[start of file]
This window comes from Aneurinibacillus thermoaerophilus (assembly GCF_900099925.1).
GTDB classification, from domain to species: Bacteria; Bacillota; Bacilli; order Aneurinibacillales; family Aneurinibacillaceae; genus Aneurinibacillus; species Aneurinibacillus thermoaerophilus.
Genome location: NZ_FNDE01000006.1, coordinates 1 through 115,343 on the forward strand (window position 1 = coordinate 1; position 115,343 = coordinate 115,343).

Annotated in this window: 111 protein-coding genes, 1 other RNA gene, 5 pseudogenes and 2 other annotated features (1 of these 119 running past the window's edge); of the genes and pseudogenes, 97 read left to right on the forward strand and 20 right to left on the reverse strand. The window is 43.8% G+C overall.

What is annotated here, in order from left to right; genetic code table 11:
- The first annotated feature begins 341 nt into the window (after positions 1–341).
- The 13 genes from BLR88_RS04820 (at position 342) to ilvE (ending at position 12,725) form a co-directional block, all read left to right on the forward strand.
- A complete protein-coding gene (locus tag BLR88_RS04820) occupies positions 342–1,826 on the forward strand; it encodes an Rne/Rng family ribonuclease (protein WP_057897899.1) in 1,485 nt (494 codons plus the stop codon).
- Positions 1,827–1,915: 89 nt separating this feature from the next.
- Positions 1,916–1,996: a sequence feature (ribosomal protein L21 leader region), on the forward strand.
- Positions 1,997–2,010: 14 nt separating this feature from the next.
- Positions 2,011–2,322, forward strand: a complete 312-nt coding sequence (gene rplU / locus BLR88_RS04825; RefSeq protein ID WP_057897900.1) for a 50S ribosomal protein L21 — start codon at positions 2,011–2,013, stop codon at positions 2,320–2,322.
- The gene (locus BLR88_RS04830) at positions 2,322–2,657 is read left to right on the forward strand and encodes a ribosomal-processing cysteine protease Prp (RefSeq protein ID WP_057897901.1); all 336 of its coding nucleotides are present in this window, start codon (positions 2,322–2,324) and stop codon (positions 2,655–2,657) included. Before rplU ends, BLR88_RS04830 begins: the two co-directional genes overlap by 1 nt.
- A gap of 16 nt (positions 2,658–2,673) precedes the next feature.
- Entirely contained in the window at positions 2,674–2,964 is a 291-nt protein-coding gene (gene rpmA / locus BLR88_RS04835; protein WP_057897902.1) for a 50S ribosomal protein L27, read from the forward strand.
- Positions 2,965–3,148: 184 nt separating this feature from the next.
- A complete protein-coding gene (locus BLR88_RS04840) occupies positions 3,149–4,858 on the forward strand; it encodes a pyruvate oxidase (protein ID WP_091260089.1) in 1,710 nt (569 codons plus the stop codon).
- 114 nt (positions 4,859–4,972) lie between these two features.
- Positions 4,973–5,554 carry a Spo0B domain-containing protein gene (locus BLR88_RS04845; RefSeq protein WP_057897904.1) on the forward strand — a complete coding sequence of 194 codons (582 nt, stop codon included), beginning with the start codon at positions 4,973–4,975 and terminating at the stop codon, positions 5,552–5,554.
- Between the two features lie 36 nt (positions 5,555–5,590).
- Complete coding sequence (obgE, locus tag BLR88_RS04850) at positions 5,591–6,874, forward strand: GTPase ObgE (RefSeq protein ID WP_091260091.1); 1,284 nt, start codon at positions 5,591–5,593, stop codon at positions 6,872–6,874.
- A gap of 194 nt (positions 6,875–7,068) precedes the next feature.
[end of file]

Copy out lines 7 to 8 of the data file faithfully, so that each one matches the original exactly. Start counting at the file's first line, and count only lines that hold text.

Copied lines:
- The 13 genes from BLR88_RS04820 (at position 342) to ilvE (ending at position 12,725) form a co-directional block, all read left to right on the forward strand.
- A complete protein-coding gene (locus tag BLR88_RS04820) occupies positions 342–1,826 on the forward strand; it encodes an Rne/Rng family ribonuclease (protein WP_057897899.1) in 1,485 nt (494 codons plus the stop codon).